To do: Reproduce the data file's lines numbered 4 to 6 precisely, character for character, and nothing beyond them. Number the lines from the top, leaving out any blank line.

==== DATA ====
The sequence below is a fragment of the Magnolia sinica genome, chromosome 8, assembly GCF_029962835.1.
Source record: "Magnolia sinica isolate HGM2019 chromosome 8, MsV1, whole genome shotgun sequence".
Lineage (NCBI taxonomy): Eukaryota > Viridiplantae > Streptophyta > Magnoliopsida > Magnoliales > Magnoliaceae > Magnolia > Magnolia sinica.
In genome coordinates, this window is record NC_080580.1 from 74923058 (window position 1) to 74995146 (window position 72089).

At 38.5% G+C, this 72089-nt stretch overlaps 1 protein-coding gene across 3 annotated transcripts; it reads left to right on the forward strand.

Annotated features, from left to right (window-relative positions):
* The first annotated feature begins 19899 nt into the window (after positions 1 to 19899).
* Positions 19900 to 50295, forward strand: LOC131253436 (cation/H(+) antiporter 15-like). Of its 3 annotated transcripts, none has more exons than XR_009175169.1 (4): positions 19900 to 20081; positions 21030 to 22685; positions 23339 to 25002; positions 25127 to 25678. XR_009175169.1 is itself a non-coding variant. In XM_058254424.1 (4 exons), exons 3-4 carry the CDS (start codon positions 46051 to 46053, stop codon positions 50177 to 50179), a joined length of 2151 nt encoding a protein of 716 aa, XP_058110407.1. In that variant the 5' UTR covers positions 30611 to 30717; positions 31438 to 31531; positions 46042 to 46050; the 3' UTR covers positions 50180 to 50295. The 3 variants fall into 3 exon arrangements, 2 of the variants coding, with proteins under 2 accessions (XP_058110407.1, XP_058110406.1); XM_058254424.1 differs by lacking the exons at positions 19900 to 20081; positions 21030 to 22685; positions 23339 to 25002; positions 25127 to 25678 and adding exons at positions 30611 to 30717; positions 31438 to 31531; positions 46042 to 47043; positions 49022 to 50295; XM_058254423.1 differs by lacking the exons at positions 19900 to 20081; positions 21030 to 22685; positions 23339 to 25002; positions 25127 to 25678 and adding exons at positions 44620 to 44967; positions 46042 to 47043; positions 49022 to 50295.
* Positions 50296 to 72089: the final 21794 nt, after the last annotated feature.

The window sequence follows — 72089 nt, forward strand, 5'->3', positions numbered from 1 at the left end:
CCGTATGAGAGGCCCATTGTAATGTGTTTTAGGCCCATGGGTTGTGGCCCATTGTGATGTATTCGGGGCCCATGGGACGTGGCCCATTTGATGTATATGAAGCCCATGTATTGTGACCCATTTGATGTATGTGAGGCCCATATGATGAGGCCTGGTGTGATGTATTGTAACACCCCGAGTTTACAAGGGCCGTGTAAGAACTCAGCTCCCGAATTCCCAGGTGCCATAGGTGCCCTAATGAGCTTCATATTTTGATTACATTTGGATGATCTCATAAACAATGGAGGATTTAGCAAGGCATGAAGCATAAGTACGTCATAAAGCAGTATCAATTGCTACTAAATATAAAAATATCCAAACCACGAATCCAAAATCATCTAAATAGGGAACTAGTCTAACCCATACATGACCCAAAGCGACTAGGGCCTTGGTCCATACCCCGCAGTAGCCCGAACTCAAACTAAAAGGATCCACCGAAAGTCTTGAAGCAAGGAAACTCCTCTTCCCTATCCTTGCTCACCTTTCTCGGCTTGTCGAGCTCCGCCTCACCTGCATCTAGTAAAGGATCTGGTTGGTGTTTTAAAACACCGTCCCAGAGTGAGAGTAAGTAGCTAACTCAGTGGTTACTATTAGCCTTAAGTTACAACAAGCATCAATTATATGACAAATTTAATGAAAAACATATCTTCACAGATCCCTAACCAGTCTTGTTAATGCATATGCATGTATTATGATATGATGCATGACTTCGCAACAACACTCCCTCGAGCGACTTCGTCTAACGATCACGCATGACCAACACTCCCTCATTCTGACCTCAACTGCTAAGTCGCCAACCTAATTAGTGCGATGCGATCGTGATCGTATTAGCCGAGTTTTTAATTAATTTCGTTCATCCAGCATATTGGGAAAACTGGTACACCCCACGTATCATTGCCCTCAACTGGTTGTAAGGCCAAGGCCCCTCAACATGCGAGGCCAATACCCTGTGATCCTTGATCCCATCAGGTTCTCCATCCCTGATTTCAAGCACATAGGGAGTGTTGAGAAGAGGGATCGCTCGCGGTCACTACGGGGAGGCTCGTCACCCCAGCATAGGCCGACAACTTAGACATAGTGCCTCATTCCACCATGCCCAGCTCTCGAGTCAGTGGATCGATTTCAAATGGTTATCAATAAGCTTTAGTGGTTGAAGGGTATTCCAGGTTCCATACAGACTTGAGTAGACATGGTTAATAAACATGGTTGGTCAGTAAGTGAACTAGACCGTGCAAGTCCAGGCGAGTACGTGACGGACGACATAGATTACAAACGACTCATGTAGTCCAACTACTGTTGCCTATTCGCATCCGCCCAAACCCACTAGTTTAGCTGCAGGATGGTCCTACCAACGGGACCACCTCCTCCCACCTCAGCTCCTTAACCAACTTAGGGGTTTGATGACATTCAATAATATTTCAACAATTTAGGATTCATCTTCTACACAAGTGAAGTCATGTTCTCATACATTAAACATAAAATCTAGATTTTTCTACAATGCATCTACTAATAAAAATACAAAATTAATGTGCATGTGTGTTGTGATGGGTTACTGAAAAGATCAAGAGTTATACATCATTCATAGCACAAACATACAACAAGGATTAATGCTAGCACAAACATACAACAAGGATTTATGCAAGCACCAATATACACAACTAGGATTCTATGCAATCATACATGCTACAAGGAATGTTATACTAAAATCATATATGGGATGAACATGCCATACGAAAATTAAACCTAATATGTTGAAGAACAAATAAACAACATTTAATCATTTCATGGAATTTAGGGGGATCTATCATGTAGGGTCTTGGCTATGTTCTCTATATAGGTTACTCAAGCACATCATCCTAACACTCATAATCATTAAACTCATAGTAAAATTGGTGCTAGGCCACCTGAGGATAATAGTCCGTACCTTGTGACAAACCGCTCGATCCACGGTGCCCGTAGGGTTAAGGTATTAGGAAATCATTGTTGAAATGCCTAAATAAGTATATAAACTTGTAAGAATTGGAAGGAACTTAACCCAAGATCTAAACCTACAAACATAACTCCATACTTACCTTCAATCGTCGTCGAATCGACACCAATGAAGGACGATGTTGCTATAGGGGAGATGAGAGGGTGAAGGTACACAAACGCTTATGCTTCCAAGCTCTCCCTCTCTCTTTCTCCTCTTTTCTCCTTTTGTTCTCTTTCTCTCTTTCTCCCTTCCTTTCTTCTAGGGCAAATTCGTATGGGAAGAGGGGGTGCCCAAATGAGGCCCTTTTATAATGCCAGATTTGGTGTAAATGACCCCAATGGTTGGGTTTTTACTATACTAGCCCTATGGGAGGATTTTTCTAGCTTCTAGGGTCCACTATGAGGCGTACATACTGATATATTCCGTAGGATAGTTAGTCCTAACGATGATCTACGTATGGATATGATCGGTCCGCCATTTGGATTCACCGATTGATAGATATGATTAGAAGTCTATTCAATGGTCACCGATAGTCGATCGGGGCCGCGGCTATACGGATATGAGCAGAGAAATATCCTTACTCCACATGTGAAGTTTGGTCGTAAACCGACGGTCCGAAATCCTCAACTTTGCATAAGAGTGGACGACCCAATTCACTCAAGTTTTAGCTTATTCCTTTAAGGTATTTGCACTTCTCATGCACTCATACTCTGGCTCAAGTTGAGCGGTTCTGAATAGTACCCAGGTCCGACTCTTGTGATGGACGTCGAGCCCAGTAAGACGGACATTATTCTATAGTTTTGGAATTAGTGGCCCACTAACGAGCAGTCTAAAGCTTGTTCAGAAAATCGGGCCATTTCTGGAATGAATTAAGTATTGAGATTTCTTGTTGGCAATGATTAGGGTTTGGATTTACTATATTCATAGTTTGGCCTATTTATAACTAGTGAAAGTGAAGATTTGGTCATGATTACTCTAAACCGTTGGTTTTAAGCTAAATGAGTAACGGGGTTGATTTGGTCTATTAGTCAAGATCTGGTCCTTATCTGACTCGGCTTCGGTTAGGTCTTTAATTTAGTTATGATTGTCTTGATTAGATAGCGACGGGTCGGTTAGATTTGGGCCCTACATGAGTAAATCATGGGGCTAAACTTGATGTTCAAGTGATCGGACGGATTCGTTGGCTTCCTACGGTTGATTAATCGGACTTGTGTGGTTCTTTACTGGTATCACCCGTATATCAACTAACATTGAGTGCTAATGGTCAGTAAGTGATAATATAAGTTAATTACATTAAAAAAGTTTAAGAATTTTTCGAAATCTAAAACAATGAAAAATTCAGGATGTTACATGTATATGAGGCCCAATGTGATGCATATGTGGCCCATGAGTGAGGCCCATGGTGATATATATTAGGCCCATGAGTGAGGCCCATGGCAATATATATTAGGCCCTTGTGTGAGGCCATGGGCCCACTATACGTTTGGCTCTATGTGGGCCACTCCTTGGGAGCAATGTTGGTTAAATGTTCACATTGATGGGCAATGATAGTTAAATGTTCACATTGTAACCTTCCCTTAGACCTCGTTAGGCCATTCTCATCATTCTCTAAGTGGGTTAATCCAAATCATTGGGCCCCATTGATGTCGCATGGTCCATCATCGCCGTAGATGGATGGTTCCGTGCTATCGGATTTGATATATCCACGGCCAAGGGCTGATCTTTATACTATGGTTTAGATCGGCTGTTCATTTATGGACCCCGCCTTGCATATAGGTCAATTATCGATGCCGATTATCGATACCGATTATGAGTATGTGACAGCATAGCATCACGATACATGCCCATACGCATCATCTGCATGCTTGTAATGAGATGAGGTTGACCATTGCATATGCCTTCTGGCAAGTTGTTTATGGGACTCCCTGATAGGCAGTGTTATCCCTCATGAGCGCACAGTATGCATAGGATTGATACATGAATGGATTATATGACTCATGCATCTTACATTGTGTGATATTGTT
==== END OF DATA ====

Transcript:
In genome coordinates, this window is record NC_080580.1 from 74923058 (window position 1) to 74995146 (window position 72089).

At 38.5% G+C, this 72089-nt stretch overlaps 1 protein-coding gene across 3 annotated transcripts; it reads left to right on the forward strand.

Annotated features, from left to right (window-relative positions):